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Harvest diary.

Harvest Diary:

Sunday, October 9th – The early October rains have kept us out of the orchard until today. We had hoped to begin harvesting on September 28th, but wet ground and harvesting equipment don’t mix very well. The tree shaker and the self propelled sweepers tend to sink in and create big ruts. To harvest pecans one needs hard, flat dry ground.

By noontime, the bright sun had burned off enough dew to signal that the 2005 harvest could finally begin. A whole years worth of work would be measured in the quality and quantity of pecans that could be gathered by our harvest crew. The first machine to work the row of nut laden trees is our tree shaker. This machine grabs the trunk and violently shakes the entire tree, disgorging a waterfall of ripe pecans. Once a full row of trees has been shaken, the two sweepers move in to gently brush the pecans into one big central row. This central row, or windrow, as we call it, is then inhaled by a group of machines that looks like a freight train. In fact, it is our big tractor pulling a pecan harvester, discharging a stream of nuts into a trailing nut wagon. Although the machinery of harvest has been idle for ten months, it only takes an hour or so for the crew to get into a gentle rhythm of tree shaking, sweeping and harvesting. By sundown, we have seven trailer loads of nuts, and we are ready to start our cleaning plant the following day. We all sleep well this night, tired from a long afternoon in the sun, but happy knowing that the harvest is under way.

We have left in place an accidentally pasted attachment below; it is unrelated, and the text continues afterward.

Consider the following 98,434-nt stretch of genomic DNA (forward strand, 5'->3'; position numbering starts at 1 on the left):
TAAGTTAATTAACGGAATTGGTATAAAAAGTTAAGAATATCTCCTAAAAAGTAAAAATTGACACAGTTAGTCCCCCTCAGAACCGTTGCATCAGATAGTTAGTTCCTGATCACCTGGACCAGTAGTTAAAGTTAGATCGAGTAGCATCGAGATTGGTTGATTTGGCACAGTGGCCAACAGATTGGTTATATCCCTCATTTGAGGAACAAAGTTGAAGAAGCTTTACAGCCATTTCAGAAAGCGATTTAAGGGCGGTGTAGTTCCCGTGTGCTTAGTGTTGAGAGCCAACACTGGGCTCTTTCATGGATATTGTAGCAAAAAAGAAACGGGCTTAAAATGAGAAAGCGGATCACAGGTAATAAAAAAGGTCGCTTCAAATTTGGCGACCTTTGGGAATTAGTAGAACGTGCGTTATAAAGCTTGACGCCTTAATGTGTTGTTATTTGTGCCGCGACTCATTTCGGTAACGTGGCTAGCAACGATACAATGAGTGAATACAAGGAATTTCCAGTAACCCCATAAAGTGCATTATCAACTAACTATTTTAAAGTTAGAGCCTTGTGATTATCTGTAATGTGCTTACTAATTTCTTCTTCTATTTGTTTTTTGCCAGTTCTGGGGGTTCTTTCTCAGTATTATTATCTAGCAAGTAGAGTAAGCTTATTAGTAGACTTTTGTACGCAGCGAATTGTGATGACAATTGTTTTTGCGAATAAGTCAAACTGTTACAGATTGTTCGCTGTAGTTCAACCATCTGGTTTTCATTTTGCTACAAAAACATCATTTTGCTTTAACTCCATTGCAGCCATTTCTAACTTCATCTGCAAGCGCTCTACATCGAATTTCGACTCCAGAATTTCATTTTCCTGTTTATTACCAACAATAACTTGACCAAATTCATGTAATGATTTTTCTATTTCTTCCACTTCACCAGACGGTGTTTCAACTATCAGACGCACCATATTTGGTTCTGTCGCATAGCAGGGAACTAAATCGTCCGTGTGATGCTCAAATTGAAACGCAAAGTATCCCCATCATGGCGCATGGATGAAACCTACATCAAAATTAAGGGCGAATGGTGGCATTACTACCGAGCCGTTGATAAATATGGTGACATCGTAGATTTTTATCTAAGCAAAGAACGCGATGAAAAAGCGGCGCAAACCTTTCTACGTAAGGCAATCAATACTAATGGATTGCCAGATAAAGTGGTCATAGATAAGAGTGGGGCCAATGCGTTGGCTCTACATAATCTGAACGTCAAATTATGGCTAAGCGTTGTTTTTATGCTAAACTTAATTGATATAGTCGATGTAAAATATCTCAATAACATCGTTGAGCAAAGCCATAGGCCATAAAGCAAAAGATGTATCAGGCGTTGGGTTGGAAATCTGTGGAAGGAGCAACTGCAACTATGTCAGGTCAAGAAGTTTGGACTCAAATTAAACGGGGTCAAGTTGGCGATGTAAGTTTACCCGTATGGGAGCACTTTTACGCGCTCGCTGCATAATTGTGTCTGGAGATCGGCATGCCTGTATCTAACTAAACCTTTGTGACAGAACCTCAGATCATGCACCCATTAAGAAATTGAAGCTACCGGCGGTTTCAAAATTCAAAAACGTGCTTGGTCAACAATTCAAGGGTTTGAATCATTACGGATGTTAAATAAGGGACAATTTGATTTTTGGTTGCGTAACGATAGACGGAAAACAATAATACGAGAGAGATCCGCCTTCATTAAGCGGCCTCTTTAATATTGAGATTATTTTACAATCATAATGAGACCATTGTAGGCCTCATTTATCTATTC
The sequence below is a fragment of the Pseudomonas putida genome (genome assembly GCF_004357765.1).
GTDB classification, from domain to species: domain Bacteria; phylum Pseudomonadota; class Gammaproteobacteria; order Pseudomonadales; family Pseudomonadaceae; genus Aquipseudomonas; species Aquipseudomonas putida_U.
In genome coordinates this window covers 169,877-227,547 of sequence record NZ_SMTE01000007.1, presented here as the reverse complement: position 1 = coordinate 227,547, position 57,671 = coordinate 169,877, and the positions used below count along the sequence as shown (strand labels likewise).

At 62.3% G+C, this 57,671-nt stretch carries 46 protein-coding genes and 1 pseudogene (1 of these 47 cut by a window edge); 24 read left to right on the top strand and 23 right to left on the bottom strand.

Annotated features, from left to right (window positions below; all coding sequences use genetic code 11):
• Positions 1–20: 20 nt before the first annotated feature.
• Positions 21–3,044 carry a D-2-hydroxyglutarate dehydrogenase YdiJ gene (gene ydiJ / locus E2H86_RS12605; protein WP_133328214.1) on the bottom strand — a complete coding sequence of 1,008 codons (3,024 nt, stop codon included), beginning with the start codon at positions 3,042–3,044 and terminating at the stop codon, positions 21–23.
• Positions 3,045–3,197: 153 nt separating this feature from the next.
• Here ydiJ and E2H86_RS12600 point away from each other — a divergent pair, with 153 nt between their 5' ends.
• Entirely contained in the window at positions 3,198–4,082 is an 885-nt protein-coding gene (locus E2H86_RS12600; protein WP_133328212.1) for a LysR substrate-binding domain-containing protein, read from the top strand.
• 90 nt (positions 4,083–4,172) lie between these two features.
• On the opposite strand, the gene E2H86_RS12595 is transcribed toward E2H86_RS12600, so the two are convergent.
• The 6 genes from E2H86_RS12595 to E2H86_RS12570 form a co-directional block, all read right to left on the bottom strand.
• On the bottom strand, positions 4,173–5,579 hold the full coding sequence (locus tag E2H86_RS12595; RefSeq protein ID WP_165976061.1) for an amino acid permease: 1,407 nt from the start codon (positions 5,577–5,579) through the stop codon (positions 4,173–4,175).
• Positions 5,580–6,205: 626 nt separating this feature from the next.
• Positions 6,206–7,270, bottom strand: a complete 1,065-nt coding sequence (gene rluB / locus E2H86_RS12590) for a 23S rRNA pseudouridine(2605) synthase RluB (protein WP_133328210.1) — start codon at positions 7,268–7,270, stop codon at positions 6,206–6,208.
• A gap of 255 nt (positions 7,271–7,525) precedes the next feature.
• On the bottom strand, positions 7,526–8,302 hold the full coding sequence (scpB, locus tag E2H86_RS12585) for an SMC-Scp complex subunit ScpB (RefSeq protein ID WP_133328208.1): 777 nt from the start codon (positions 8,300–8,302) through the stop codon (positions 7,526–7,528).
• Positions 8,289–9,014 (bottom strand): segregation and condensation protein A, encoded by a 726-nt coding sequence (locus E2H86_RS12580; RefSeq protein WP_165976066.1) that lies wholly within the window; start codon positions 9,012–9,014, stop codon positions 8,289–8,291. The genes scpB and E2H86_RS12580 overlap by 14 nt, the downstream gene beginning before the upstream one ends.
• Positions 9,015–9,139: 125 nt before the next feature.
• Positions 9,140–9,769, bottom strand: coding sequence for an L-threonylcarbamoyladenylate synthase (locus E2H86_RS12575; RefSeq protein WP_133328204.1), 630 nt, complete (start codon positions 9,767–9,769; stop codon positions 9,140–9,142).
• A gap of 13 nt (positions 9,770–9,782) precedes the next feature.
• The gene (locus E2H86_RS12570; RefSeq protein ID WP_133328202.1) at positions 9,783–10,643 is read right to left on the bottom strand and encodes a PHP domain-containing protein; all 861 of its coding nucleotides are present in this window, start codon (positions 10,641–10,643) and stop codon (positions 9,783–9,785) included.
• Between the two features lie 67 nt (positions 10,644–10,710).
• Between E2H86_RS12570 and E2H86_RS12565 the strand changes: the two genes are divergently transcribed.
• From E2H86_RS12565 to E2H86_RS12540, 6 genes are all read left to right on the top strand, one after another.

Monday, October 10th – A gentle rain has fallen sometime during the night. The orchard has large puddles in areas, and it is clear that the field harvest will be on hold for a day or two. Today, we will focus on running the material that we harvested yesterday through our cleaning plant. This process separates the nuts from the dirt, rocks and shucks that get picked up by the harvester.